Nadal looks to keep momentum at Madrid Masters 
Rafael Nadal of Spain returns a ball to Kei Nishikori of Japan during Barcelona Open tennis tournament in Barcelona - REUTERS
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MADRID: Rafael Nadal arrives at the Madrid Masters with a chance to erase doubts about his form going into Roland Garros.

The former No. 1-ranked player has been playing well again and is coming off two straight titles, and another win at his home Masters, which will feature all the top-ranked players, would help re-establish him as a top contender heading into the French Open in three weeks.

Nadal struggled last year, winning only three tournaments, but he has already won the Monte Carlo Masters and the Barcelona Open in 2016.

“I’ve been playing well for a while,” Nadal said at a promotional event this week. “But you need the results to come along with that.”

Nadal’s game will be put to the test this week against a field that includes all players in the top 10, including No. 1-ranked Novak Djokovic, defending champion Andy Murray and three-time winner Roger Federer.

No. 5-ranked Nadal will be trying to win the Madrid Masters for the third time in the last four years. He lost last year’s final to Murray in one of his many disappointments of the season.

“Every player goes through periods where they don’t necessarily play as well as they have done previously,” Murray said. “Rafa is still one of the best players on the surface and he still works as hard as he can on and off the court. I am sure he has gone away and worked at things since last year, so it’s hard to say if he’ll ever be back up to where he was, I guess we will have to wait and see.”

Murray and Nadal practiced together this week at the Spaniard’s tennis academy in his home city of Manacor.

Murray’s win in Madrid last year gave him his first ever Masters title on clay.

“My preparation last year was probably the best it’s ever been for the clay,” said the No. 2-ranked Murray. “I prepared for the event more thoroughly than I had done in previous years. When you have done everything you can do to ensure that you’re ready for the surface, it gives you confidence.”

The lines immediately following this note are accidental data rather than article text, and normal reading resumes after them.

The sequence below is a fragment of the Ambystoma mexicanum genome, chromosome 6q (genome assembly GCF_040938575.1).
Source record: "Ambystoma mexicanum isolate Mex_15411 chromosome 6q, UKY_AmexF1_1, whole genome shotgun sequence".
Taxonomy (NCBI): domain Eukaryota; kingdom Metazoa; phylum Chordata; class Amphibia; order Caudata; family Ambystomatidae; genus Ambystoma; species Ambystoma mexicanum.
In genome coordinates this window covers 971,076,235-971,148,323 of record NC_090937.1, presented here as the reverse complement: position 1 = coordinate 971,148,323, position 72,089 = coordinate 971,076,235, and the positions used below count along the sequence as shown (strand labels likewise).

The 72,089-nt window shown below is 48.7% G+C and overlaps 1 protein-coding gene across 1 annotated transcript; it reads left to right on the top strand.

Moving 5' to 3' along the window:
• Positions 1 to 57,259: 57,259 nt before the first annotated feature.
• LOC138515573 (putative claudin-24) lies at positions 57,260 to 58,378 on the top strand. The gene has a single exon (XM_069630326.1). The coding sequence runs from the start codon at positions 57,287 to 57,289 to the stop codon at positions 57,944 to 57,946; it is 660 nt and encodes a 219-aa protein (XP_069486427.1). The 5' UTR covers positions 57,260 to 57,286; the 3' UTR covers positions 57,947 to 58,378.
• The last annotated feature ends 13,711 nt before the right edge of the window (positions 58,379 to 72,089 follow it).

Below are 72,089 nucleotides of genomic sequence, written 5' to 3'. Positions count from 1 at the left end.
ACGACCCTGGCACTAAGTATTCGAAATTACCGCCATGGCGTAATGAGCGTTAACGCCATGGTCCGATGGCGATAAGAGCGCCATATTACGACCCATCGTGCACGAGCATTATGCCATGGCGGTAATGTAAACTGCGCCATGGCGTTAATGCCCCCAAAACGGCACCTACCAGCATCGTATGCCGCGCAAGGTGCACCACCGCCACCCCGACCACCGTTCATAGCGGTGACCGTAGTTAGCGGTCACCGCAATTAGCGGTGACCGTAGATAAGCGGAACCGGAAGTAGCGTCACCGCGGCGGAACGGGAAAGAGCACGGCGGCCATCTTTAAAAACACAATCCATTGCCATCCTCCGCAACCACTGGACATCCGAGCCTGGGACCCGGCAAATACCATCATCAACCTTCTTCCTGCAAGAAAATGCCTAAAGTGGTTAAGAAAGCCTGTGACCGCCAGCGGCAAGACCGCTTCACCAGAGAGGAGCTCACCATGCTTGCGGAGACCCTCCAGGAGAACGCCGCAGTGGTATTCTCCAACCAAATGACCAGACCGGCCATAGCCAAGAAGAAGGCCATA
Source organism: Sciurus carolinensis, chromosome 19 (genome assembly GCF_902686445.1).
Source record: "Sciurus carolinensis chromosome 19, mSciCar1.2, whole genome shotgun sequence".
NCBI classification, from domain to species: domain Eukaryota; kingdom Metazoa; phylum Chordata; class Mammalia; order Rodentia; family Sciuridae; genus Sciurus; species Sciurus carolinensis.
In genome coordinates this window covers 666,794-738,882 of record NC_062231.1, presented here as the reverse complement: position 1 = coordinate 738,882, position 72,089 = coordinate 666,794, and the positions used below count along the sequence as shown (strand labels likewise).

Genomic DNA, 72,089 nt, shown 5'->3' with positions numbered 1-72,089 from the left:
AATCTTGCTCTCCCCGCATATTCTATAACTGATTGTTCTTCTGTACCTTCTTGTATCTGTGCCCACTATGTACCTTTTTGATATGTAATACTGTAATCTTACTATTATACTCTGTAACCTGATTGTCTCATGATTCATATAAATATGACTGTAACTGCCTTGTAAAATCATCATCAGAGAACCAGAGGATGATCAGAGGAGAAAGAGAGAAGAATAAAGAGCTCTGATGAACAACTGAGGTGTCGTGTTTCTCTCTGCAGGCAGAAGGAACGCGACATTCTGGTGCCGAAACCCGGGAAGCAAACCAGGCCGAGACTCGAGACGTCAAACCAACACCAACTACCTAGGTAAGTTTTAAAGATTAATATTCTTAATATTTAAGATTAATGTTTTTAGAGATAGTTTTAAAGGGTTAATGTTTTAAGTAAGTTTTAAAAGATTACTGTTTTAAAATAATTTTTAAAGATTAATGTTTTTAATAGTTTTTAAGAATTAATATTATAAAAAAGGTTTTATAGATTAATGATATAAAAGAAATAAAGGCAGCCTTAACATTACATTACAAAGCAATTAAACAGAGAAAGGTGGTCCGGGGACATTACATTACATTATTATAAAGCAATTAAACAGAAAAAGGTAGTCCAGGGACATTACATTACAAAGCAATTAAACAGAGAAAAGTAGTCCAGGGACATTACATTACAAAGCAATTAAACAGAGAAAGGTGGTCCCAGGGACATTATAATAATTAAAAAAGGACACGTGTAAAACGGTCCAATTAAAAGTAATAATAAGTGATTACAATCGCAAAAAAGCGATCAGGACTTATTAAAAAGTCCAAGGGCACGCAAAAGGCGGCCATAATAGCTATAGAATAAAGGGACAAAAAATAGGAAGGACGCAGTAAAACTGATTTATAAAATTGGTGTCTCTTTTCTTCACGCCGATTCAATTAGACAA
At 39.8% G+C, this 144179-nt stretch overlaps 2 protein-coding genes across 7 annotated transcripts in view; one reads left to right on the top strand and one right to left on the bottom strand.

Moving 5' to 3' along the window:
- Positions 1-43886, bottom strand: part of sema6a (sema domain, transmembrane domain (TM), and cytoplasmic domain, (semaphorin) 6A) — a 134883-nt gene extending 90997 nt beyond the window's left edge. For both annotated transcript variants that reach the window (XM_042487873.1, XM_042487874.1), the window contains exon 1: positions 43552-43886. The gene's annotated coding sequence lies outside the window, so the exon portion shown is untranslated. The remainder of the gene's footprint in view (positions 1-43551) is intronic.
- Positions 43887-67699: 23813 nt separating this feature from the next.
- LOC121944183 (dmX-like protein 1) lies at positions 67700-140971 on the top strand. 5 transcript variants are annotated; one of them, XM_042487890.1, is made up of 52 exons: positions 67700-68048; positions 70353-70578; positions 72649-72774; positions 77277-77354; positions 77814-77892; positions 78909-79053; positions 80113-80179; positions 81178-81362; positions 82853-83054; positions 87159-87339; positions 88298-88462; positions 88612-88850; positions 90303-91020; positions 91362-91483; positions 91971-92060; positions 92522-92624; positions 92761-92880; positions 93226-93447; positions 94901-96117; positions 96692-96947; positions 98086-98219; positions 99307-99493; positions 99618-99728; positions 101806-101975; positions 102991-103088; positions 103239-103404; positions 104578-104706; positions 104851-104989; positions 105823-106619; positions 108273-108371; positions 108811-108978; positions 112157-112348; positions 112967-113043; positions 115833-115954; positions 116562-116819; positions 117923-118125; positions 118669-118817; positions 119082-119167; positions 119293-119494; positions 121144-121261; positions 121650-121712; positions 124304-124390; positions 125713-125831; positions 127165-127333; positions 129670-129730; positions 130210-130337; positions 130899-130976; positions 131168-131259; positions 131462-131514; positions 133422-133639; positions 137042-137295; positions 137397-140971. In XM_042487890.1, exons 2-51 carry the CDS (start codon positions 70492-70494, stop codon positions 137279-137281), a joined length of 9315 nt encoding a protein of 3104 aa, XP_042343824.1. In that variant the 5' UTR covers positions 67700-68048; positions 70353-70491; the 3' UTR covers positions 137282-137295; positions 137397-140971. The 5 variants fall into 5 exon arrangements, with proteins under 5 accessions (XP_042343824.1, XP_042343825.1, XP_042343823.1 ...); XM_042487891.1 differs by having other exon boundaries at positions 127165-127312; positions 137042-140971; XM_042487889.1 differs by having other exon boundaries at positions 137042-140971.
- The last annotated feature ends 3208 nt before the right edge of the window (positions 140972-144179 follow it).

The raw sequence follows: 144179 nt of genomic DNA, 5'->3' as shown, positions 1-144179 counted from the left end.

Federer, the winner in 2012, was a late addition to the field in Madrid this year. The tournament was not originally on his schedule, but the No. 3-ranked Swiss decided to include it as part of his preparations for Roland Garros. Federer lost to Nick Kyrgios in three sets in last year’s second round in Madrid. It is Federer’s second clay-court tournament of the season, and first since losing to Gael Monfils in the quarterfinals of the Monte Carlo Masters last month.

Federer and Nadal are set to meet in the quarterfinals in Madrid if they both advance through the draw.

Top-ranked Djokovic, who won his lone Madrid title in 2011, will be trying to win his third Masters of the year, following victories in Indian Wells and Miami. It will be his first clay tournament since being upset by 55th-ranked Jiri Vesely in the second round of the Monte Carlo Masters. Djokovic hadn’t lost in the second round in three years.

He will debut against either clay-court specialist Nicolas Almagro — a finalist at the Estoril Open this weekend — or 19-year-old Croatian Borna Coric, the youngest player in the top 40. Coric is known as the “mini-Djokovic” for having a similar playing style as the top-ranked player.

Nadal is coming off a busy week off the court. He was named flag-bearer for Spain at the Olympics in Rio de Janeiro and announced he was lodging a defamation suit against former French minister Roselyne Bachelot, who accused him of doping. He also wrote a letter to the International Tennis Federation requesting that all his anti-doping results and blood profile records be made public, and that results are released whenever players are tested.

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